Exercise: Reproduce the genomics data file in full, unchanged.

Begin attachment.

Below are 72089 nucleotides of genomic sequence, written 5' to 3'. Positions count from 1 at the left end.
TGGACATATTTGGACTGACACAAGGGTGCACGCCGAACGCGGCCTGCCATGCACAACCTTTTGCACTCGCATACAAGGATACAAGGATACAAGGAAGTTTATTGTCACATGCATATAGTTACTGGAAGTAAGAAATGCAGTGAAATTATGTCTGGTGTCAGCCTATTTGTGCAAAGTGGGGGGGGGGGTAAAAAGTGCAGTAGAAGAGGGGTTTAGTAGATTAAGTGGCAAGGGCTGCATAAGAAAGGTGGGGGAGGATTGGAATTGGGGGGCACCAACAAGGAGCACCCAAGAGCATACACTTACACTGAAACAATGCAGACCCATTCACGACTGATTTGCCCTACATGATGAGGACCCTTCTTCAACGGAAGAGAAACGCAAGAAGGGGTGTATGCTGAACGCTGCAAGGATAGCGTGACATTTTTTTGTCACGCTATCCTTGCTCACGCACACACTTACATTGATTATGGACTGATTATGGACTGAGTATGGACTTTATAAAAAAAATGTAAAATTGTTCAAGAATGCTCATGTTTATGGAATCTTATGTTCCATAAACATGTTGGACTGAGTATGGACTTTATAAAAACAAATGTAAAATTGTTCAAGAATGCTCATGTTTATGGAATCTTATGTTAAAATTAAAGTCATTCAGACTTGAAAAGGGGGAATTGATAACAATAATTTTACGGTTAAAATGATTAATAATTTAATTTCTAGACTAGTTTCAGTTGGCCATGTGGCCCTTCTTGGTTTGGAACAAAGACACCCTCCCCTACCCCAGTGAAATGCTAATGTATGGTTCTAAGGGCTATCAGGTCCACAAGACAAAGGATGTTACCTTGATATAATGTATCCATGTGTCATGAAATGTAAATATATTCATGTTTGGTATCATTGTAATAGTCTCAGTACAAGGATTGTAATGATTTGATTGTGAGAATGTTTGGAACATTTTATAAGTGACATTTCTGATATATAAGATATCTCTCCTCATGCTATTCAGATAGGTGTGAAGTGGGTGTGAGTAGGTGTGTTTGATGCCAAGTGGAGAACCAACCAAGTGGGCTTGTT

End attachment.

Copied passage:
Below are 72089 nucleotides of genomic sequence, written 5' to 3'. Positions count from 1 at the left end.
TGGACATATTTGGACTGACACAAGGGTGCACGCCGAACGCGGCCTGCCATGCACAACCTTTTGCACTCGCATACAAGGATACAAGGATACAAGGAAGTTTATTGTCACATGCATATAGTTACTGGAAGTAAGAAATGCAGTGAAATTATGTCTGGTGTCAGCCTATTTGTGCAAAGTGGGGGGGGGGGTAAAAAGTGCAGTAGAAGAGGGGTTTAGTAGATTAAGTGGCAAGGGCTGCATAAGAAAGGTGGGGGAGGATTGGAATTGGGGGGCACCAACAAGGAGCACCCAAGAGCATACACTTACACTGAAACAATGCAGACCCATTCACGACTGATTTGCCCTACATGATGAGGACCCTTCTTCAACGGAAGAGAAACGCAAGAAGGGGTGTATGCTGAACGCTGCAAGGATAGCGTGACATTTTTTTGTCACGCTATCCTTGCTCACGCACACACTTACATTGATTATGGACTGATTATGGACTGAGTATGGACTTTATAAAAAAAATGTAAAATTGTTCAAGAATGCTCATGTTTATGGAATCTTATGTTCCATAAACATGTTGGACTGAGTATGGACTTTATAAAAACAAATGTAAAATTGTTCAAGAATGCTCATGTTTATGGAATCTTATGTTAAAATTAAAGTCATTCAGACTTGAAAAGGGGGAATTGATAACAATAATTTTACGGTTAAAATGATTAATAATTTAATTTCTAGACTAGTTTCAGTTGGCCATGTGGCCCTTCTTGGTTTGGAACAAAGACACCCTCCCCTACCCCAGTGAAATGCTAATGTATGGTTCTAAGGGCTATCAGGTCCACAAGACAAAGGATGTTACCTTGATATAATGTATCCATGTGTCATGAAATGTAAATATATTCATGTTTGGTATCATTGTAATAGTCTCAGTACAAGGATTGTAATGATTTGATTGTGAGAATGTTTGGAACATTTTATAAGTGACATTTCTGATATATAAGATATCTCTCCTCATGCTATTCAGATAGGTGTGAAGTGGGTGTGAGTAGGTGTGTTTGATGCCAAGTGGAGAACCAACCAAGTGGGCTTGTT